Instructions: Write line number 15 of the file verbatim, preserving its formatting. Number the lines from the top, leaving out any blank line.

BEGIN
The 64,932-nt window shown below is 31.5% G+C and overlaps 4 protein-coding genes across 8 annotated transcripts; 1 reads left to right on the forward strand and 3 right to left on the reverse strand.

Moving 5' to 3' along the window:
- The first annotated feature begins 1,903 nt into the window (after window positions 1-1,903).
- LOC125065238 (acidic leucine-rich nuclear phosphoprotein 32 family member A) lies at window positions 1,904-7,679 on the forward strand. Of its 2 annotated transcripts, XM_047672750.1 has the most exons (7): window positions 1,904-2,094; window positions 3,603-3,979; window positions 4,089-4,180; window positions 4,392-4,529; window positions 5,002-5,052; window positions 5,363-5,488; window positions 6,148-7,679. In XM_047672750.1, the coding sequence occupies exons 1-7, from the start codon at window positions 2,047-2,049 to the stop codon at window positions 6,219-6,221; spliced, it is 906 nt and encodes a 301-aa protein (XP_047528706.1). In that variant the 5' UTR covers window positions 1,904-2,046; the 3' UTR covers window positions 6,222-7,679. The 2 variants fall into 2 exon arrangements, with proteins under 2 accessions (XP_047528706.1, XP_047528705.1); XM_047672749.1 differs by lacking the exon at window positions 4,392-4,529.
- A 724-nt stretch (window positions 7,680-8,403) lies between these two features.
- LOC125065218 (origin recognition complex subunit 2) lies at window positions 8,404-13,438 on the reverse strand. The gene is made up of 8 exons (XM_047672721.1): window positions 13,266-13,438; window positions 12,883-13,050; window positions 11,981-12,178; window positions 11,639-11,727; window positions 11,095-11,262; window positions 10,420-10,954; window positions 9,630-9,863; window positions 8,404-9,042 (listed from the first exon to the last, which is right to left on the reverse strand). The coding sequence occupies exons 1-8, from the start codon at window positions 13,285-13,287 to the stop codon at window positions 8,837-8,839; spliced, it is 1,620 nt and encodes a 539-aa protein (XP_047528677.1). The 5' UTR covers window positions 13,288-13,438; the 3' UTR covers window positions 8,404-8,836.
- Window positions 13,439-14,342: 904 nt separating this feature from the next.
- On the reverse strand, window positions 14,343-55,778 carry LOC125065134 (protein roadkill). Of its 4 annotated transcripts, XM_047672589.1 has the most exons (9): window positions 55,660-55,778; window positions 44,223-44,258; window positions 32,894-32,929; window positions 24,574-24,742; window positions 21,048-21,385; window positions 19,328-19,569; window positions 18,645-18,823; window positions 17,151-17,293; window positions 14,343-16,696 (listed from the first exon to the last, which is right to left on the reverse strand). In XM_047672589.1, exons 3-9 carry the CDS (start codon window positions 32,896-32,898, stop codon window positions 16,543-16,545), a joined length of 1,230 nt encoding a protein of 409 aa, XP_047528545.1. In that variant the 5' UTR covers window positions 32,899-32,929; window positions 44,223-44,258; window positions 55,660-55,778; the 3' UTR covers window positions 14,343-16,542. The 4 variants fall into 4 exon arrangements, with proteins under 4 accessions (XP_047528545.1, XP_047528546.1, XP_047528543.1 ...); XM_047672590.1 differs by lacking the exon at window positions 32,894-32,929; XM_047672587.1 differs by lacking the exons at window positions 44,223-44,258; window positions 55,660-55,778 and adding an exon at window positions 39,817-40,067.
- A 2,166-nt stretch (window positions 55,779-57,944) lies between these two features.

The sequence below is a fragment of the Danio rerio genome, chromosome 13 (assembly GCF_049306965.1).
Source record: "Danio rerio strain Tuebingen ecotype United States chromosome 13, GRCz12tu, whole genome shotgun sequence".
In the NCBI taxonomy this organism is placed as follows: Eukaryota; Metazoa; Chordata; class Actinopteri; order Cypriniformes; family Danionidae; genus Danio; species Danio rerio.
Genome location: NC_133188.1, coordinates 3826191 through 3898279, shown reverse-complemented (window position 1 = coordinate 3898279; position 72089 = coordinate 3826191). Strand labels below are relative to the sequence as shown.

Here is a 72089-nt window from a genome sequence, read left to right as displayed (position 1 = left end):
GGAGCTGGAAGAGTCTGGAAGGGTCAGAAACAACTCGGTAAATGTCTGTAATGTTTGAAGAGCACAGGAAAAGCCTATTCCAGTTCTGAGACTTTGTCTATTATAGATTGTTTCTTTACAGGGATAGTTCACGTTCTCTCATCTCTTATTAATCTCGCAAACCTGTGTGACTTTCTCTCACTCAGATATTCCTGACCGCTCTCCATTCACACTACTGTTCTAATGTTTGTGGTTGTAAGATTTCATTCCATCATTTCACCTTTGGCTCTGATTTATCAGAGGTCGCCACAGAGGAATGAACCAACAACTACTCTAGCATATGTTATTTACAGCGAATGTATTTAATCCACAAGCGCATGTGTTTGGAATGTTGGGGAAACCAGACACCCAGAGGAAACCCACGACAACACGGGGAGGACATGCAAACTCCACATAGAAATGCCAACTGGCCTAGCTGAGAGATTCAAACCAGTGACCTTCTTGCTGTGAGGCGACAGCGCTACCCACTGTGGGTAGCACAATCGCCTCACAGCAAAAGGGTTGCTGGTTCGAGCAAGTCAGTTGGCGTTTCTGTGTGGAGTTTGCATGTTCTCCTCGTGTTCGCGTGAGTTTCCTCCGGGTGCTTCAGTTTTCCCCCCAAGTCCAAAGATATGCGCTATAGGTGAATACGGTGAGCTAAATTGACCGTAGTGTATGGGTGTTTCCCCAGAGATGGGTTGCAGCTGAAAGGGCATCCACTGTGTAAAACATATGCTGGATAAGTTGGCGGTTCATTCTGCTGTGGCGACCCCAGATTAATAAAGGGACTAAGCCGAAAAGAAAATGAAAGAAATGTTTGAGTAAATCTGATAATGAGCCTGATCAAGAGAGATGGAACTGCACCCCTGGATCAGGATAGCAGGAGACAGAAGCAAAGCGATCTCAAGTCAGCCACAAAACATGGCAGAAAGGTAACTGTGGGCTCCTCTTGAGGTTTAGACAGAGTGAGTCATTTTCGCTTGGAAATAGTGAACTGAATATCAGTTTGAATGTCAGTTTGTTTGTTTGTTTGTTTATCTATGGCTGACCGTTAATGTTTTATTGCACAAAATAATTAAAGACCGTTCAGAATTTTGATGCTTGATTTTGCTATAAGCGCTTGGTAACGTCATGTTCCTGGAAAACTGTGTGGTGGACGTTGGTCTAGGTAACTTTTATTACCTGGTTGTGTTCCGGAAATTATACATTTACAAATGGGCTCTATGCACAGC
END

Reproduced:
GGAGCTGGAAGAGTCTGGAAGGGTCAGAAACAACTCGGTAAATGTCTGTAATGTTTGAAGAGCACAGGAAAAGCCTATTCCAGTTCTGAGACTTTGTCTATTATAGATTGTTTCTTTACAGGGATAGTTCACGTTCTCTCATCTCTTATTAATCTCGCAAACCTGTGTGACTTTCTCTCACTCAGATATTCCTGACCGCTCTCCATTCACACTACTGTTCTAATGTTTGTGGTTGTAAGATTTCATTCCATCATTTCACCTTTGGCTCTGATTTATCAGAGGTCGCCACAGAGGAATGAACCAACAACTACTCTAGCATATGTTATTTACAGCGAATGTATTTAATCCACAAGCGCATGTGTTTGGAATGTTGGGGAAACCAGACACCCAGAGGAAACCCACGACAACACGGGGAGGACATGCAAACTCCACATAGAAATGCCAACTGGCCTAGCTGAGAGATTCAAACCAGTGACCTTCTTGCTGTGAGGCGACAGCGCTACCCACTGTGGGTAGCACAATCGCCTCACAGCAAAAGGGTTGCTGGTTCGAGCAAGTCAGTTGGCGTTTCTGTGTGGAGTTTGCATGTTCTCCTCGTGTTCGCGTGAGTTTCCTCCGGGTGCTTCAGTTTTCCCCCCAAGTCCAAAGATATGCGCTATAGGTGAATACGGTGAGCTAAATTGACCGTAGTGTATGGGTGTTTCCCCAGAGATGGGTTGCAGCTGAAAGGGCATCCACTGTGTAAAACATATGCTGGATAAGTTGGCGGTTCATTCTGCTGTGGCGACCCCAGATTAATAAAGGGACTAAGCCGAAAAGAAAATGAAAGAAATGTTTGAGTAAATCTGATAATGAGCCTGATCAAGAGAGATGGAACTGCACCCCTGGATCAGGATAGCAGGAGACAGAAGCAAAGCGATCTCAAGTCAGCCACAAAACATGGCAGAAAGGTAACTGTGGGCTCCTCTTGAGGTTTAGACAGAGTGAGTCATTTTCGCTTGGAAATAGTGAACTGAATATCAGTTTGAATGTCAGTTTGTTTGTTTGTTTGTTTATCTATGGCTGACCGTTAATGTTTTATTGCACAAAATAATTAAAGACCGTTCAGAATTTTGATGCTTGATTTTGCTATAAGCGCTTGGTAACGTCATGTTCCTGGAAAACTGTGTGGTGGACGTTGGTCTAGGTAACTTTTATTACCTGGTTGTGTTCCGGAAATTATACATTTACAAATGGGCTCTATGCACAGC